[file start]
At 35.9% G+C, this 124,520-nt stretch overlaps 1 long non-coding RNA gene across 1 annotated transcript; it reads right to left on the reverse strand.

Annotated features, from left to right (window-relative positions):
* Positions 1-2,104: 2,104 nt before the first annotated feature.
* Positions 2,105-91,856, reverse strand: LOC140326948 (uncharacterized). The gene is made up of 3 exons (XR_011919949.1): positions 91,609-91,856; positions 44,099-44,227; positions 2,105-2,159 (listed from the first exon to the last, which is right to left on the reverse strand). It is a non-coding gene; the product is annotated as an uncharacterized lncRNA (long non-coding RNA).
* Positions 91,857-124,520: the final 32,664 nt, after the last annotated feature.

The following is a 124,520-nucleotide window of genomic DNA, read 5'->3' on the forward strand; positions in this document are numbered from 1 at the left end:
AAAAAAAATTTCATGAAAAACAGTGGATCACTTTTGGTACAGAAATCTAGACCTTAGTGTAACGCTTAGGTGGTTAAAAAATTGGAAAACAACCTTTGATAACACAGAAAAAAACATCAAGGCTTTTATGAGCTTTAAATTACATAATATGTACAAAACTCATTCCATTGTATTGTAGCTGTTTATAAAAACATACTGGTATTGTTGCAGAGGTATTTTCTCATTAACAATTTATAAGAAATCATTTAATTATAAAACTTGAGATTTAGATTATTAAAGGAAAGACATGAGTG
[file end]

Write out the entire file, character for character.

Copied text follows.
At 35.9% G+C, this 124,520-nt stretch overlaps 1 long non-coding RNA gene across 1 annotated transcript; it reads right to left on the reverse strand.

Annotated features, from left to right (window-relative positions):
* Positions 1-2,104: 2,104 nt before the first annotated feature.
* Positions 2,105-91,856, reverse strand: LOC140326948 (uncharacterized). The gene is made up of 3 exons (XR_011919949.1): positions 91,609-91,856; positions 44,099-44,227; positions 2,105-2,159 (listed from the first exon to the last, which is right to left on the reverse strand). It is a non-coding gene; the product is annotated as an uncharacterized lncRNA (long non-coding RNA).
* Positions 91,857-124,520: the final 32,664 nt, after the last annotated feature.

The following is a 124,520-nucleotide window of genomic DNA, read 5'->3' on the forward strand; positions in this document are numbered from 1 at the left end:
AAAAAAAATTTCATGAAAAACAGTGGATCACTTTTGGTACAGAAATCTAGACCTTAGTGTAACGCTTAGGTGGTTAAAAAATTGGAAAACAACCTTTGATAACACAGAAAAAAACATCAAGGCTTTTATGAGCTTTAAATTACATAATATGTACAAAACTCATTCCATTGTATTGTAGCTGTTTATAAAAACATACTGGTATTGTTGCAGAGGTATTTTCTCATTAACAATTTATAAGAAATCATTTAATTATAAAACTTGAGATTTAGATTATTAAAGGAAAGACATGAGTG